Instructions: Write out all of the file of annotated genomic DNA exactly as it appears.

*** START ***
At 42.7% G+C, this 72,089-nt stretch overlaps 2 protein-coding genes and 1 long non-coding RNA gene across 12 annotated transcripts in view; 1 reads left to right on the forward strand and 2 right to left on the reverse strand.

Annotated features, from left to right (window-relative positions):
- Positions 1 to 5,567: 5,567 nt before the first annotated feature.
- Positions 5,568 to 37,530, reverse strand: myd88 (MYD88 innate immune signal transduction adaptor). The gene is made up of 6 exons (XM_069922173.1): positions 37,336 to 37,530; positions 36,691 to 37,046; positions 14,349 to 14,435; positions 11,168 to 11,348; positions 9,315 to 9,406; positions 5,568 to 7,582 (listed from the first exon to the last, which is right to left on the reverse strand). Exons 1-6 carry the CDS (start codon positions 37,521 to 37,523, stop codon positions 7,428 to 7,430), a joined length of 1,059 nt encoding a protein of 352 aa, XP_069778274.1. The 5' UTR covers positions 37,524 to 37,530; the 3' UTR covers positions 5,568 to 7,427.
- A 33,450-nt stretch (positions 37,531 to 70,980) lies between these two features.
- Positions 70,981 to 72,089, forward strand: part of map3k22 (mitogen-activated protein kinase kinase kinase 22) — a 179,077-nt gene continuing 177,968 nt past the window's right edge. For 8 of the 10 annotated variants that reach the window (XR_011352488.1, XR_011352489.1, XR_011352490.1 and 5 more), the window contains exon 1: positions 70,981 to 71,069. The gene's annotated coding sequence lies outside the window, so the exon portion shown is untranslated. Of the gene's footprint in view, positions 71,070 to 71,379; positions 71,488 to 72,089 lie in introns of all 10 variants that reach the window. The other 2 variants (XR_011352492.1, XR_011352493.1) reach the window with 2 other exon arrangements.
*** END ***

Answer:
At 42.7% G+C, this 72,089-nt stretch overlaps 2 protein-coding genes and 1 long non-coding RNA gene across 12 annotated transcripts in view; 1 reads left to right on the forward strand and 2 right to left on the reverse strand.

Annotated features, from left to right (window-relative positions):
- Positions 1 to 5,567: 5,567 nt before the first annotated feature.
- Positions 5,568 to 37,530, reverse strand: myd88 (MYD88 innate immune signal transduction adaptor). The gene is made up of 6 exons (XM_069922173.1): positions 37,336 to 37,530; positions 36,691 to 37,046; positions 14,349 to 14,435; positions 11,168 to 11,348; positions 9,315 to 9,406; positions 5,568 to 7,582 (listed from the first exon to the last, which is right to left on the reverse strand). Exons 1-6 carry the CDS (start codon positions 37,521 to 37,523, stop codon positions 7,428 to 7,430), a joined length of 1,059 nt encoding a protein of 352 aa, XP_069778274.1. The 5' UTR covers positions 37,524 to 37,530; the 3' UTR covers positions 5,568 to 7,427.
- A 33,450-nt stretch (positions 37,531 to 70,980) lies between these two features.
- Positions 70,981 to 72,089, forward strand: part of map3k22 (mitogen-activated protein kinase kinase kinase 22) — a 179,077-nt gene continuing 177,968 nt past the window's right edge. For 8 of the 10 annotated variants that reach the window (XR_011352488.1, XR_011352489.1, XR_011352490.1 and 5 more), the window contains exon 1: positions 70,981 to 71,069. The gene's annotated coding sequence lies outside the window, so the exon portion shown is untranslated. Of the gene's footprint in view, positions 71,070 to 71,379; positions 71,488 to 72,089 lie in introns of all 10 variants that reach the window. The other 2 variants (XR_011352492.1, XR_011352493.1) reach the window with 2 other exon arrangements.